Wonder why that didn't happen.

    I will have to ask someone from Arkansas. I only know a couple of people there. They both work for Walmart in Bentonville, Arkansas.

    Oh, I get it now.

    Have a great day!


    Learn a new word: The General Theory of Second Best

    There's nothing I care more about that NBA basketball, (I promise this isn't another basketball post, but I may have to dig out a basketball analogy to make the point), with the possible exception of learning new things.

    Which is why, I think, I run the 'Learn a new word' series on the blog. I am also falling into the trap of thinking 'if this is interesting to me, then it should be interesting to people who read this blog'. After 10 years of this, I am not really sure if that is even true. But I persist.

    So here's today's 'Learn a new word' entry - The General Theory of Second Best.

    What in the heck is that?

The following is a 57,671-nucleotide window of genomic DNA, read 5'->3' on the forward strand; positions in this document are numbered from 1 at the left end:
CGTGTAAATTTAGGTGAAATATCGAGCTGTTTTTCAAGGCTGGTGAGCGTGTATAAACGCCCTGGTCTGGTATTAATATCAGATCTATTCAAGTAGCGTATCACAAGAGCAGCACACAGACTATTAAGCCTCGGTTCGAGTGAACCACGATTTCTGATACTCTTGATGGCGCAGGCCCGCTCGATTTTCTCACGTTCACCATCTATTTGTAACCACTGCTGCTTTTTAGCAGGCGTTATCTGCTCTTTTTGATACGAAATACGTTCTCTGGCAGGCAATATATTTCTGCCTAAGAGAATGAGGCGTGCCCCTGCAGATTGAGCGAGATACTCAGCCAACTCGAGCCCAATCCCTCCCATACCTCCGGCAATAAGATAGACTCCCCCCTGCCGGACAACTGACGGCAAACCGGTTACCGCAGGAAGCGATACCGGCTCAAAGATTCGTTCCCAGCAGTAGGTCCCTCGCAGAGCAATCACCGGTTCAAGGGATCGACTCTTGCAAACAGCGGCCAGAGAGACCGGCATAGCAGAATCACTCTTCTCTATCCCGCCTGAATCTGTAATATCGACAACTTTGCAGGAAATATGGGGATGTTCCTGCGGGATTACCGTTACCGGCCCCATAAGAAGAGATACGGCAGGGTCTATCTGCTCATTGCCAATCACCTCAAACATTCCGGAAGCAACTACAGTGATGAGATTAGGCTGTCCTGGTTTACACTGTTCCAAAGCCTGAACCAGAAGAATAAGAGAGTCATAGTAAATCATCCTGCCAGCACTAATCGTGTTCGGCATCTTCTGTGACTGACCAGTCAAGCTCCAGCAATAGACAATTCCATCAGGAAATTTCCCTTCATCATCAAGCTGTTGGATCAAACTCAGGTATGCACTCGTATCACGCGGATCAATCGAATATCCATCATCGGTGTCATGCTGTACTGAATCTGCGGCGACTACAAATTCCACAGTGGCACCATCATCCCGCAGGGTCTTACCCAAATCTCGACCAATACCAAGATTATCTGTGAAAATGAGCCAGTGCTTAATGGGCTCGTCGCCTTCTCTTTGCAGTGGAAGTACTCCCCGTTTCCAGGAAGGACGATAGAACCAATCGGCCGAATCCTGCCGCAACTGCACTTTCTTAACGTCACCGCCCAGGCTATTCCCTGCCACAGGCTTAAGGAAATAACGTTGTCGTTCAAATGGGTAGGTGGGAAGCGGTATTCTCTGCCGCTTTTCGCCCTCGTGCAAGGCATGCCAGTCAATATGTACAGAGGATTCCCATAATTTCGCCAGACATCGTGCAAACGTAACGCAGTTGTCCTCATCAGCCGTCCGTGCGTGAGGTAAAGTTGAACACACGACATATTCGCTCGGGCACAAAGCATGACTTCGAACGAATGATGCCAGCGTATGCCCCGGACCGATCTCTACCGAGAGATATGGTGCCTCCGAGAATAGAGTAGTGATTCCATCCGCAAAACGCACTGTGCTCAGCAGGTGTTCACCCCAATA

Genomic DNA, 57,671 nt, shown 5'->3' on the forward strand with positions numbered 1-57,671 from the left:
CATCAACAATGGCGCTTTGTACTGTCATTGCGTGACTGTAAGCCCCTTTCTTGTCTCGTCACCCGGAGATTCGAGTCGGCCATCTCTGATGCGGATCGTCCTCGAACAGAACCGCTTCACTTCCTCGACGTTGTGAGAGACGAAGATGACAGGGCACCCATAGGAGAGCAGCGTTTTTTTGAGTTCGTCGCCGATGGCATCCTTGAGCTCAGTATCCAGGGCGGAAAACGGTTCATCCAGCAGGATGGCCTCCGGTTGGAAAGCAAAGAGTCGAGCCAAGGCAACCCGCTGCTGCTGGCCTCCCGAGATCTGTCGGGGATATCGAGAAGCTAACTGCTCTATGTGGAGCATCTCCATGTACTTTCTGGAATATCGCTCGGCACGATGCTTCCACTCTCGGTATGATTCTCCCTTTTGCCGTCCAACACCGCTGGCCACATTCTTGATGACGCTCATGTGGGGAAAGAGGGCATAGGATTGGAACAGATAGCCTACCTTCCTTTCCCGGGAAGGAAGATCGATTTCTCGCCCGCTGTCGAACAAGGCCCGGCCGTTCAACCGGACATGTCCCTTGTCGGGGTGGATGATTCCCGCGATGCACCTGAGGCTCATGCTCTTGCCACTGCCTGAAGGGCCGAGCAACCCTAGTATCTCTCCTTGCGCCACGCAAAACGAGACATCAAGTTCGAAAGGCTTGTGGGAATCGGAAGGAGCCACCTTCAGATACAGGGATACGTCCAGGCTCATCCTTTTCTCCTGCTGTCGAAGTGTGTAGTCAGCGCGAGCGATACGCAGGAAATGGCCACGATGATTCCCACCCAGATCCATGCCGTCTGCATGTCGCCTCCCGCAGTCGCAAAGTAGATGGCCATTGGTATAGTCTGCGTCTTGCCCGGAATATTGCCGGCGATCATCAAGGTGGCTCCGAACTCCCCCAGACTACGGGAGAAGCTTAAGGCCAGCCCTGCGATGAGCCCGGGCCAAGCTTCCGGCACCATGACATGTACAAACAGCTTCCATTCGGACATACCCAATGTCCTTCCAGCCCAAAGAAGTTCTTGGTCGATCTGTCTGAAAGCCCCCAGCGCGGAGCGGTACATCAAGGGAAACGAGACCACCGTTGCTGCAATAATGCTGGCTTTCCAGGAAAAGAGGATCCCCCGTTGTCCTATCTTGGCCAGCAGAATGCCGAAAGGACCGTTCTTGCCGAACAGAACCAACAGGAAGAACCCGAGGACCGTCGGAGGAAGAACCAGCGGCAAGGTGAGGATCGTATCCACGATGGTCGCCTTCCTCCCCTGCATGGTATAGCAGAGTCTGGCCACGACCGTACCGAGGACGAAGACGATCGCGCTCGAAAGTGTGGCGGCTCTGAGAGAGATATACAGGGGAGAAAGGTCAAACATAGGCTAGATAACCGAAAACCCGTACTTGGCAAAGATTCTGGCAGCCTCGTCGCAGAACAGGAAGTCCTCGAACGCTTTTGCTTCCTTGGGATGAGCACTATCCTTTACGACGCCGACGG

A decent description can be found in the Economist: (emphasis mine)

    The theory of the second-best was first laid out in a 1956 paper titled, sensibly enough, "The General Theory of the Second Best", [paid access] by Richard Lipsey and Kelvin Lancaster. Roughly put, Lipsey and Lancaster pointed out that when it comes to the theoretical conditions for an optimal allocation of resources, the absence of any of the jointly necessary conditions does not imply that the next-best allocation is secured by the presence of all the other conditions. Rather, the second-best scenario may require that other of the necessary conditions for optimality also be absent—maybe even all of them. The second-best may look starkly different than the first best.

    Let's think on that for a moment and take it back (sorry) to the basketball analogy I hinted at in the open.

    The optimal allocation of resources for say a basketball team has traditionally consisted of five different kinds of players, with different body types, playing styles, and characteristics that when assembled, would provide the team with the right balance of scoring, passing, rebounding, and defensive play that would result in winning.